The system of protection that obviously suggests itself would be at once simple and effective, and, considering the interests at stake, comparatively inexpensive. A broad track along the boundary-line, cleared from all dead timber, and flanked by a substantial fence of barbed wire, would serve all the purposes required, especially if a ranger were appointed, with full powers to shoot down all trespassing animals, and to prosecute any person found lighting fires or otherwise injuring the vegetation. It is to be hoped that this will be done, or it will be found when it is too late for remedy that the brightest flower has been plucked, and the glory has departed from the Garden of the South.

Postscript.—It will be observed that I have dealt with the question from the æsthetic rather than from the economic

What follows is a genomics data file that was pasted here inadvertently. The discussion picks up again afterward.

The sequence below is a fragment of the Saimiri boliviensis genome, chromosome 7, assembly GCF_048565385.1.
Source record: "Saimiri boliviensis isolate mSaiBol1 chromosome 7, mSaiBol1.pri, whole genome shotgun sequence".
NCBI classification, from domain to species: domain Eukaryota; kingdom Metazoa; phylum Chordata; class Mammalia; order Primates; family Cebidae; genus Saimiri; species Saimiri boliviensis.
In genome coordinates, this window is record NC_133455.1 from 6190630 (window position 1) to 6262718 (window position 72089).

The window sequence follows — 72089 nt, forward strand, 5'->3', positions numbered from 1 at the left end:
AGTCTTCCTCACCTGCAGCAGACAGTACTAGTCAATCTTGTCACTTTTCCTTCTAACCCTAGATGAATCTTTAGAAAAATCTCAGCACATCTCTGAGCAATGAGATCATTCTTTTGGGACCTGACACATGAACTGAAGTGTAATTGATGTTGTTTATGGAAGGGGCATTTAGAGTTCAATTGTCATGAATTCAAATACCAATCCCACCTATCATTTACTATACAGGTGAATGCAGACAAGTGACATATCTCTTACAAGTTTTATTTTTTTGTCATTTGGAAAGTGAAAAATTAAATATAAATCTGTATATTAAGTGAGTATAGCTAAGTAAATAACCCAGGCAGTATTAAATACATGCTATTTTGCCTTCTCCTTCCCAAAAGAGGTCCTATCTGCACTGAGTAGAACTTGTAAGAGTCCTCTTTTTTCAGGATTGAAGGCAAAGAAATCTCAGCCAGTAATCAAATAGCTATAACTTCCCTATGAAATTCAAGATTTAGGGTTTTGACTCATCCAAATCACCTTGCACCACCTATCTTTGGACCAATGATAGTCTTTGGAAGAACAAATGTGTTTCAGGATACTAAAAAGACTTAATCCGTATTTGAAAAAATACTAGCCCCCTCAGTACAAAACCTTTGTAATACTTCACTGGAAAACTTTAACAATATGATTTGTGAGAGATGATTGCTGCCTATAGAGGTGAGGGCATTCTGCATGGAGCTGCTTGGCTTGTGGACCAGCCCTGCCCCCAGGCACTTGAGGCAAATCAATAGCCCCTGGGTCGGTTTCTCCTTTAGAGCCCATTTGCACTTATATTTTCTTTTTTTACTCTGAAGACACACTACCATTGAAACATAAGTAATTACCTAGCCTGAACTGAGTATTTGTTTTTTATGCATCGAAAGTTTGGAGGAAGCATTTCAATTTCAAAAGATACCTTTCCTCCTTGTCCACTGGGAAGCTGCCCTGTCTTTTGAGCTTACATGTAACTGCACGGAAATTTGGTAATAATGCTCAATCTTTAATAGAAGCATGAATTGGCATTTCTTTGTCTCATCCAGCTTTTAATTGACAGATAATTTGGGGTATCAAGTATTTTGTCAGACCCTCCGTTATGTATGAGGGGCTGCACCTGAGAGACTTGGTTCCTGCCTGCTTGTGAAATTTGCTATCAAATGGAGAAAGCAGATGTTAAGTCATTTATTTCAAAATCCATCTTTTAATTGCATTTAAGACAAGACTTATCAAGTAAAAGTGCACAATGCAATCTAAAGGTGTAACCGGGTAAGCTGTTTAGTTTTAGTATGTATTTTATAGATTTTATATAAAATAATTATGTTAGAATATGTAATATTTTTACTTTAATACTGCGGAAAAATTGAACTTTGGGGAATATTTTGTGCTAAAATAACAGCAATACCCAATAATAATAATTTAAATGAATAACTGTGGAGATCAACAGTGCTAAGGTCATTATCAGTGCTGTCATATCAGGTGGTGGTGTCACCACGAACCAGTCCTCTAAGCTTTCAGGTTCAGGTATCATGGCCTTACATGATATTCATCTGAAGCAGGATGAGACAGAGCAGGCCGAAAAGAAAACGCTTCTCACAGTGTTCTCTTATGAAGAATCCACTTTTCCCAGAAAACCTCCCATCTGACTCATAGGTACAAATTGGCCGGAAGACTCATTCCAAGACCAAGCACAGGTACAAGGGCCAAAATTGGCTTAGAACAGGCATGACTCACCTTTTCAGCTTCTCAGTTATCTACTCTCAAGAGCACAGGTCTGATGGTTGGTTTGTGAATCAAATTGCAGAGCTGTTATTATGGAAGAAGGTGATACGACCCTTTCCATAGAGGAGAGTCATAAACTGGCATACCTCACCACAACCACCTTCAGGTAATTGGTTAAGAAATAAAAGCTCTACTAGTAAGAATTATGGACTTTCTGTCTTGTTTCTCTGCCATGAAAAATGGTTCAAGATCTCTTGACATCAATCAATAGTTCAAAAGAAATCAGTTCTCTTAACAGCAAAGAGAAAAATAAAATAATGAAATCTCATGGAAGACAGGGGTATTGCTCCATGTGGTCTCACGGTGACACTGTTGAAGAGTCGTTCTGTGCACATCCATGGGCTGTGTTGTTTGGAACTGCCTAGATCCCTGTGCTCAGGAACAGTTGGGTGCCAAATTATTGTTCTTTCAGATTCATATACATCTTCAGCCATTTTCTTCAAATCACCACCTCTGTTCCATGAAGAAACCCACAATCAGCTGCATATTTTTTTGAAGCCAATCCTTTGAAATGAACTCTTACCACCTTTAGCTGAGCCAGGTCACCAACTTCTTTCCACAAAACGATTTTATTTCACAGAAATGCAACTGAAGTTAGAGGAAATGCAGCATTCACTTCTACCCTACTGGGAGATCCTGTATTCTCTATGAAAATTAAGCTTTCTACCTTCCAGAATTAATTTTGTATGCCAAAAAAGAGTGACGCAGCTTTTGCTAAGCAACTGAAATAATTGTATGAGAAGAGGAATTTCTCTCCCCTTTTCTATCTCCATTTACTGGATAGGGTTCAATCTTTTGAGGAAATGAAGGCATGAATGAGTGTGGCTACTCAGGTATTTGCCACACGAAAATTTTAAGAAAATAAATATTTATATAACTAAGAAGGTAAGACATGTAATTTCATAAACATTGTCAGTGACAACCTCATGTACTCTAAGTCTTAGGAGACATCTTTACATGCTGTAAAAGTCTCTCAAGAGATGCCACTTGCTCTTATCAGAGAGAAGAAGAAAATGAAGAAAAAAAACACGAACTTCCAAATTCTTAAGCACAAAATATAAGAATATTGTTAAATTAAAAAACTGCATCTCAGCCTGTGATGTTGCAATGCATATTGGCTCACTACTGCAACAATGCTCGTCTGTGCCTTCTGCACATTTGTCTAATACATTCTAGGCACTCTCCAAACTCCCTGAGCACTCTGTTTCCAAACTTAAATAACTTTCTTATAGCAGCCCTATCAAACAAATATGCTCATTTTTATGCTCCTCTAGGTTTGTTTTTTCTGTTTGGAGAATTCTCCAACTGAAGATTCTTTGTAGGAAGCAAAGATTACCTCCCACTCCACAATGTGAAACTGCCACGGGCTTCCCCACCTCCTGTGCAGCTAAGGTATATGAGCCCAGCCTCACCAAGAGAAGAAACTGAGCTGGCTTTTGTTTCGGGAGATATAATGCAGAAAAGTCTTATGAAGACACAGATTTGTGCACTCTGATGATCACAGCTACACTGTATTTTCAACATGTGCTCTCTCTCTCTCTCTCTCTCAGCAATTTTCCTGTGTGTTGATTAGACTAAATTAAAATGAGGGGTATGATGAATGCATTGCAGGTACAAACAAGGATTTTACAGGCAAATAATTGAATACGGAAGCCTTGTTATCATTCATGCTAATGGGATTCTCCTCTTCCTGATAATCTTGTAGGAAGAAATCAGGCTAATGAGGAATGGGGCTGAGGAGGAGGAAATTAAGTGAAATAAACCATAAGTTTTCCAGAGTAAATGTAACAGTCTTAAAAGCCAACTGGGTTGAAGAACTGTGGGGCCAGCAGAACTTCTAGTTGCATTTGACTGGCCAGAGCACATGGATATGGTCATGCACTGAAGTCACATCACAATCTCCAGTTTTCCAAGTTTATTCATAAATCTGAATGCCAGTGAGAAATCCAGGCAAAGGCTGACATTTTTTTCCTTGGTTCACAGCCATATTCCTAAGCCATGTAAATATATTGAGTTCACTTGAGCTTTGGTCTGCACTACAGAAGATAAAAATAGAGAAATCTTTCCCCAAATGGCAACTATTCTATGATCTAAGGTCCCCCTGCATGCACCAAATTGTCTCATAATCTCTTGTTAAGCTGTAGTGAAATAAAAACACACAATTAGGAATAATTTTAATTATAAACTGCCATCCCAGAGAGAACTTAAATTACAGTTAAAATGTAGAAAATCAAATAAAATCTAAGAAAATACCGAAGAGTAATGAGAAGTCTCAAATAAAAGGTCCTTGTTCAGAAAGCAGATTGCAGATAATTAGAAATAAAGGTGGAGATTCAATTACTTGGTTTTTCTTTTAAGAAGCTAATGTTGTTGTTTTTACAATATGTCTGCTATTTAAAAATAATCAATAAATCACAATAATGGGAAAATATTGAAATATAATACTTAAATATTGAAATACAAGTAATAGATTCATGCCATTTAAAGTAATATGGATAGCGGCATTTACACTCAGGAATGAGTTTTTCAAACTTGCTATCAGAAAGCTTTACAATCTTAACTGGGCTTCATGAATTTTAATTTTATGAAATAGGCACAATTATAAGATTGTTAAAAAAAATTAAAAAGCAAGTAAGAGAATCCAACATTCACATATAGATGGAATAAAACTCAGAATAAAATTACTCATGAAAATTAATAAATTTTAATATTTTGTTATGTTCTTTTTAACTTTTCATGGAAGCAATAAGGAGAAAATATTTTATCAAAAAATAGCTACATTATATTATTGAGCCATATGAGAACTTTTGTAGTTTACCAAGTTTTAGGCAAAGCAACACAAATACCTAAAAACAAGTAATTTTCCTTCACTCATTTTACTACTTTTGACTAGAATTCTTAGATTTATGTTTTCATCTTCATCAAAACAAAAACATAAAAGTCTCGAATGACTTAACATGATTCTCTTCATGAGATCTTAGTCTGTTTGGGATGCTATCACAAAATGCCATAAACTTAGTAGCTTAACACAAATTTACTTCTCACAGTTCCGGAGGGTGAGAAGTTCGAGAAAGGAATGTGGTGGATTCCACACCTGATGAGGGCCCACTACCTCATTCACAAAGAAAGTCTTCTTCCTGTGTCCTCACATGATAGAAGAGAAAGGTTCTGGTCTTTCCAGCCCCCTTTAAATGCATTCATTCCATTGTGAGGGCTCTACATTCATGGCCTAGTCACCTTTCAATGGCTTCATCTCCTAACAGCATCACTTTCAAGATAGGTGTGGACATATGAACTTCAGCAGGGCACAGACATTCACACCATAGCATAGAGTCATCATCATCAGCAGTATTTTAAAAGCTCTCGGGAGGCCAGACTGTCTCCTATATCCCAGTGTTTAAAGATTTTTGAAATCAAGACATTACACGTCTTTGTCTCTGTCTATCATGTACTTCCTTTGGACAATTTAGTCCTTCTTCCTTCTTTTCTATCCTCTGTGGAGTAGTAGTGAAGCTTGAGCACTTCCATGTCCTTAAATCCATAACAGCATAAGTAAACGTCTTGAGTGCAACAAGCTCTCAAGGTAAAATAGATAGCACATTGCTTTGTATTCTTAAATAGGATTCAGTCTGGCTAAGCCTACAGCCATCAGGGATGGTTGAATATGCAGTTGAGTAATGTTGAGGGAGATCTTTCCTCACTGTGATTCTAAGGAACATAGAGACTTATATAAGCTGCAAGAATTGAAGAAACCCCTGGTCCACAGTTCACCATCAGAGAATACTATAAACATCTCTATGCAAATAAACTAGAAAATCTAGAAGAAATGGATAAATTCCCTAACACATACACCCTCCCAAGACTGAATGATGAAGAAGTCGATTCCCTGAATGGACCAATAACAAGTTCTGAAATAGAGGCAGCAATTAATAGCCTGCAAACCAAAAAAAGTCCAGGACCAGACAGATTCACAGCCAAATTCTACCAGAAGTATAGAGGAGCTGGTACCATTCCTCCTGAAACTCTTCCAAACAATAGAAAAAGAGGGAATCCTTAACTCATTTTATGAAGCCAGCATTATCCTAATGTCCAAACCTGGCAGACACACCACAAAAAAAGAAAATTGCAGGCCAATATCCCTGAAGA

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point of view. I have done so as my remarks are intended to apply chiefly to the portion of the forest which may be reserved for State parks, in which, by a little timely precaution, some of the natural beauties, of the country may be preserved, to contribute to the health and pleasure of future generations of our people as well as of the increasing number of visitors from other lands, my attention having been specially drawn to the subject by the announcement that deer have been recently enlarged on the Taranaki reserve.